I was captivated with the book. It thrived with action from begining to end. I like the fact that the author gave just enough expository to make his point. All though I knew who would survive in the end, the twists and turns along the way were interesting, and at times unexpected. One problem I had was the number of characters in the book. I think the author of hunger games got it right when she copied the book and narrowed it down to 12. Also, some of the translation was incorrect, but I got past it and it didn’t bother me much. And the “knit brows” was over used. Can we use other pharases like “furrowed brows”?…It was a little over used, but I got past it. I really loved the book and the message was clear. Can’t wait to see the movie!

  • Joepalooka
    14:34 on April 25th, 2013
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    I’ve read online reviews of Richard Bachman/Stephen King’s novel The Running Man, and some of them claim that this book lacks a certain something that relegates it to being the worst of the Bachman Books. For the life of me, I can’t understand why anyone would think that. As far as I’m concerned, The Running Man is not only one of Bachman/King’s best books, it’s one of the best straight-up action novels I’ve had the pleasure to read.

    When you think about it, there are a ton of action movies out there, but not very many action novels. Sure, you have a plethora of low-grade action series, such as Mack Bolan, Remo Williams, etc, but there aren’t very many stand-alone, pure action novels. The Running Man is one, though, and from beginning to end it’s a thrill a minute.

    I grew up in the `80s, and of course loved the Schwarzenegger film, loosely based on this book. Matter of fact, I still do. But the movie just doesn’t compare; whereas it’s goofy, WWF-type fun, the novel is dark, brutal, and brimming with mean-spirited, hardcore action. Ben Richards, the scrawny, underfed, cynical protagonist of the novel, is a far cry from Schwarzenegger’s he-man. This is one of the best features of the novel, witnessing the “pre-tubercular” Richards (per King’s description, in his “The Importance of Being Bachman” foreword) take on the forces sent against him.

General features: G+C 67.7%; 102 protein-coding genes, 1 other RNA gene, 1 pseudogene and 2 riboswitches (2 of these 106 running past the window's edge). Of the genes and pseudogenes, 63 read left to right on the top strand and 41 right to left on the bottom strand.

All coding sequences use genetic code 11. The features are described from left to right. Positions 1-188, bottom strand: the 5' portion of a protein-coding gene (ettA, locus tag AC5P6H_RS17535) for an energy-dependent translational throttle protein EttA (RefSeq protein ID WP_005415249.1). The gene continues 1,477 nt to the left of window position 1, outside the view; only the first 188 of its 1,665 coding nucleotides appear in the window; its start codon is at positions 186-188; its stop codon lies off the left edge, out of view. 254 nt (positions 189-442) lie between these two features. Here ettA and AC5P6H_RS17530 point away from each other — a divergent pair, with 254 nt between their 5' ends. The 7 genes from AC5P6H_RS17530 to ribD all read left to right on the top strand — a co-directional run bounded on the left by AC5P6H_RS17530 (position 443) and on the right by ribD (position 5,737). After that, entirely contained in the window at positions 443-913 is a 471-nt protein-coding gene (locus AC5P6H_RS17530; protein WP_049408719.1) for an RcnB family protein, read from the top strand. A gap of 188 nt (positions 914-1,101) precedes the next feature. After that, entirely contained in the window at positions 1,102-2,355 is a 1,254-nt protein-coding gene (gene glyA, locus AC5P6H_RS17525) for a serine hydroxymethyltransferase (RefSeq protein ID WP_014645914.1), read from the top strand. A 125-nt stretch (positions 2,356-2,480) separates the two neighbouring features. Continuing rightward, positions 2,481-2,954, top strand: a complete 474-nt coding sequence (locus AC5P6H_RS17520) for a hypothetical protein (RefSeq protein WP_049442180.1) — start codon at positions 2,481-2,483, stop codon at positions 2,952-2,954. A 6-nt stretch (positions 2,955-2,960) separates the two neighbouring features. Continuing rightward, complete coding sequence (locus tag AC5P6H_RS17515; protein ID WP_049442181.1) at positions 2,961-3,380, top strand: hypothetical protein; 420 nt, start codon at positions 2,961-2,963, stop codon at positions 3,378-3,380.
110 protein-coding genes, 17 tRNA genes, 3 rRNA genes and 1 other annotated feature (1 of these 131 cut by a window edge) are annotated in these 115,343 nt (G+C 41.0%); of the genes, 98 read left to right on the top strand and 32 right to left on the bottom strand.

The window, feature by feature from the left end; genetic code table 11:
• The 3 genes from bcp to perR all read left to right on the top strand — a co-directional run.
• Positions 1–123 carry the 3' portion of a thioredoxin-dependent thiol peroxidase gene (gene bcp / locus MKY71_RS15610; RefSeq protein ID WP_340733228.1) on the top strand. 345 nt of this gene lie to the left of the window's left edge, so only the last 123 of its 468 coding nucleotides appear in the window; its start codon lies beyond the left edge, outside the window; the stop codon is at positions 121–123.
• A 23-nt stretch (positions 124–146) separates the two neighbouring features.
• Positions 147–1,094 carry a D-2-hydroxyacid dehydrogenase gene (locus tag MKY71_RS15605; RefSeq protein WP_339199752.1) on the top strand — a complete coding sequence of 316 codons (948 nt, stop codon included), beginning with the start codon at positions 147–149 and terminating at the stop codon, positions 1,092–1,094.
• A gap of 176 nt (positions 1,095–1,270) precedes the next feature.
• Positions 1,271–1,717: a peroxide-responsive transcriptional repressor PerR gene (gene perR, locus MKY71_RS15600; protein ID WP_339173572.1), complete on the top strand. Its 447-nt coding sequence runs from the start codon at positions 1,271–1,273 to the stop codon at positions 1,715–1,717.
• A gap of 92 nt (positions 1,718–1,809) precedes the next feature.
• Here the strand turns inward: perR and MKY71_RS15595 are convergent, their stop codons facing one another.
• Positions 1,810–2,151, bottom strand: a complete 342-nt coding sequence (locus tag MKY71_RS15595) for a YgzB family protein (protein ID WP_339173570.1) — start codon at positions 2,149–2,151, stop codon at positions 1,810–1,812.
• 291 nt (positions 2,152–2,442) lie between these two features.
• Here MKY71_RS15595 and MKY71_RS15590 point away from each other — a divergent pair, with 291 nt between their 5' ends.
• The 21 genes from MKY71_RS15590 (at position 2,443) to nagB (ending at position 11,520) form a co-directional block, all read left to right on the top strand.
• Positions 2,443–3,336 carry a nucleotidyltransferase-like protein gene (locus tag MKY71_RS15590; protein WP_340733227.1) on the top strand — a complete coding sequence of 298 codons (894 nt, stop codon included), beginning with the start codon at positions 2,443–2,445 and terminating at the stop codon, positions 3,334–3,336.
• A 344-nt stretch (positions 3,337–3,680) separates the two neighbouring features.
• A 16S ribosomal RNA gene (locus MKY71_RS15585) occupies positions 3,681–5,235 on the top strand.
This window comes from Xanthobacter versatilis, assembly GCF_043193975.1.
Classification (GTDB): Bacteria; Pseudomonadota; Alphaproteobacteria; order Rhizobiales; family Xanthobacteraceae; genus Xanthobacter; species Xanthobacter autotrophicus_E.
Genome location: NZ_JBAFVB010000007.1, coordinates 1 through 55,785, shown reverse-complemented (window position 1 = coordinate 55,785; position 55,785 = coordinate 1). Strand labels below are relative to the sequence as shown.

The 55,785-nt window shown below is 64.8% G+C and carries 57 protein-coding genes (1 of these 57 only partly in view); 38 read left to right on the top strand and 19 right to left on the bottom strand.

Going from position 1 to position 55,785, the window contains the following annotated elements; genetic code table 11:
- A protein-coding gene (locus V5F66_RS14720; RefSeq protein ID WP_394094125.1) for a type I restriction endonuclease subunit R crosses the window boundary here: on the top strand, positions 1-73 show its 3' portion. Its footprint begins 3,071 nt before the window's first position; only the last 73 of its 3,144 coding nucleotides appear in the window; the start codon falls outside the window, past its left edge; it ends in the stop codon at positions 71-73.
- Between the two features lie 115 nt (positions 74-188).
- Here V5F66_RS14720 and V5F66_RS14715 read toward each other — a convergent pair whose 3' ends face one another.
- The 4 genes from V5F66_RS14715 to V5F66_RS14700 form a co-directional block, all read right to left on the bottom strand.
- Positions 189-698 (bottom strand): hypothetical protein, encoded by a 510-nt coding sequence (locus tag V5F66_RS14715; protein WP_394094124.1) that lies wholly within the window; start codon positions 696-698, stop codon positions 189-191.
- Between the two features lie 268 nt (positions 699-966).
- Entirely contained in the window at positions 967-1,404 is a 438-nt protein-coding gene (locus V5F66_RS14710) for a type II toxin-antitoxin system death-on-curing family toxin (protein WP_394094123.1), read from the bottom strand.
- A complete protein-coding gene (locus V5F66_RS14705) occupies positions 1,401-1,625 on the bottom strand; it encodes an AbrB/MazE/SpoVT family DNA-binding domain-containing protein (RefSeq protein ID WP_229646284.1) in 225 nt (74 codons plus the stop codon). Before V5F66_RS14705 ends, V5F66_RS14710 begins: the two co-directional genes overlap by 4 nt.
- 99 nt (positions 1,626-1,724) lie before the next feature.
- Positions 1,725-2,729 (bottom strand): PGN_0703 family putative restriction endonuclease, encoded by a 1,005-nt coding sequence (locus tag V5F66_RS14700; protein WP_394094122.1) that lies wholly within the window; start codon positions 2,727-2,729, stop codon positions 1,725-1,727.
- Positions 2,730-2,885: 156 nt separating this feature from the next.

According to King, the novel was written over a 72-hour period, and the published version supposedly isn’t much different than that first draft. This speed of writing is reflected in the novel: it chugs along like a No Doze-popping trucker. Whereas most King novels are bogged down by excessive description and detail (something King is normally criticized for by the literary critics), The Running Man is a trim, fat-free exercise in the concept of “less is more.” A grander scheme (and theme) is hinted at in the subtext of the book, but like all good novels, it isn’t beaten over your head; the story itself is the star, and after reading it you’ll reflect on the little details ingrained within.

    Since this is a Richard Bachman novel, expect his trademark, downer ending. However, the ride there is exciting and excellent, and this is one of the few Bachman/King books I would consider re-reading in the future. The novel begs for a more faithful film adaptation; the modicum of description, the streamlined action and characters, and the black humor dripping from the dialog all make the book read like a well-done, action-packed screenplay.

    It’s never been considered a part of the subgenre, but I think The Running Man is an early example of what has become known as cyberpunk. Though it doesn’t feature the trademarks normally associated with the genre, such as computers and hackers, the atmosphere in which the novel takes place – a grim, technology-ravaged, depressing world in which a large wall separates the rich from the poor, and the media reigns supreme – could come straight out of William Gibson, or even the film “Blade Runner.”

    Simply put, The Running Man comes highly recommended, whether you’re an action fan, a King aficionado, or even if you’re looking for an introduction to the world of Stephen King/Richard Bachman.

  • fhzsdgmbgmw
    15:56 on April 25th, 2013
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    For those who have only seen the movie, this book will not be what you expect. It seems that the producers of the film only wanted the bare concept about a life and death TV game show and then made up their own story from there. This Ben Richards is a volunteer who wants to earn enough money to pay for his daughter to get medical care. He is a fairly bitter man in a bleak world and the overall tone of the novel is largely pessimistic.

    Regardless of the dark tone, this is still an entertaining book. Richards is not the most likable character, but the network executives and hunters are so odious that you can’t help but root for the underdog. The story moves along fairly briskly and there is enough character development to make you care what happens to Ben and his helpers. This may not be one of King’s best novels, but it makes for an entertaining read and I would recommend it on that level.

    One word of warning, however. King has added an introduction in which he gives away the ending to the book. Why an experienced writer has done something so foolish is beyond me but the knowledge badly damaged my ability to read and enjoy the book. If you have not read Running Man before, I highly encourage you to skip the introduction until after you have read the story.

  • Henry
    18:31 on April 25th, 2013